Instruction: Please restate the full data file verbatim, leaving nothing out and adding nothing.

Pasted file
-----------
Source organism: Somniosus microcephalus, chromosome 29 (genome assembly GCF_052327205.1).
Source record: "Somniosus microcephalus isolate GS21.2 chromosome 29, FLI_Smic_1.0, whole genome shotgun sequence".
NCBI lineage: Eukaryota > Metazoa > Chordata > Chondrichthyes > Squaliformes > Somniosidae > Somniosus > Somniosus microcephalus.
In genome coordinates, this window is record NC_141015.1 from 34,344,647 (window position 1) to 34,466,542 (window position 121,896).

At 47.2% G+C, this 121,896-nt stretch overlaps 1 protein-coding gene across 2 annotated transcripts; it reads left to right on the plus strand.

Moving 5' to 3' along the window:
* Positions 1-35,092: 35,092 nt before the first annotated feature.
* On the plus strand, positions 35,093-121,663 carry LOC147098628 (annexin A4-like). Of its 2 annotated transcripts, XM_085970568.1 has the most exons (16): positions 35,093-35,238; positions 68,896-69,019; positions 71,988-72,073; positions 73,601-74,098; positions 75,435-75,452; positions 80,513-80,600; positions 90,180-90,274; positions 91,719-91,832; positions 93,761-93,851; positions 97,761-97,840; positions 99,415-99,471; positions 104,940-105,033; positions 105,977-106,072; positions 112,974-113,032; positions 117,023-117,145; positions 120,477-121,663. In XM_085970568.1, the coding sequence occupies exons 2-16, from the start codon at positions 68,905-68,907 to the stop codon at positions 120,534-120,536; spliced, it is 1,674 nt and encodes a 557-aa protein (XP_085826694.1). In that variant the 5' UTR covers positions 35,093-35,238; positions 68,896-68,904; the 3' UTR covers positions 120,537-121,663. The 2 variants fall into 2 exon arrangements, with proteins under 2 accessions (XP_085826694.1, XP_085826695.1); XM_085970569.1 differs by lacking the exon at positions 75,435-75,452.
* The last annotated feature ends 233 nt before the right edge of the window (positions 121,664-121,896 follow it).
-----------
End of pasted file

Source organism: Somniosus microcephalus, chromosome 29 (genome assembly GCF_052327205.1).
Source record: "Somniosus microcephalus isolate GS21.2 chromosome 29, FLI_Smic_1.0, whole genome shotgun sequence".
NCBI lineage: Eukaryota > Metazoa > Chordata > Chondrichthyes > Squaliformes > Somniosidae > Somniosus > Somniosus microcephalus.
In genome coordinates, this window is record NC_141015.1 from 34,344,647 (window position 1) to 34,466,542 (window position 121,896).

At 47.2% G+C, this 121,896-nt stretch overlaps 1 protein-coding gene across 2 annotated transcripts; it reads left to right on the plus strand.

Moving 5' to 3' along the window:
* Positions 1-35,092: 35,092 nt before the first annotated feature.
* On the plus strand, positions 35,093-121,663 carry LOC147098628 (annexin A4-like). Of its 2 annotated transcripts, XM_085970568.1 has the most exons (16): positions 35,093-35,238; positions 68,896-69,019; positions 71,988-72,073; positions 73,601-74,098; positions 75,435-75,452; positions 80,513-80,600; positions 90,180-90,274; positions 91,719-91,832; positions 93,761-93,851; positions 97,761-97,840; positions 99,415-99,471; positions 104,940-105,033; positions 105,977-106,072; positions 112,974-113,032; positions 117,023-117,145; positions 120,477-121,663. In XM_085970568.1, the coding sequence occupies exons 2-16, from the start codon at positions 68,905-68,907 to the stop codon at positions 120,534-120,536; spliced, it is 1,674 nt and encodes a 557-aa protein (XP_085826694.1). In that variant the 5' UTR covers positions 35,093-35,238; positions 68,896-68,904; the 3' UTR covers positions 120,537-121,663. The 2 variants fall into 2 exon arrangements, with proteins under 2 accessions (XP_085826694.1, XP_085826695.1); XM_085970569.1 differs by lacking the exon at positions 75,435-75,452.
* The last annotated feature ends 233 nt before the right edge of the window (positions 121,664-121,896 follow it).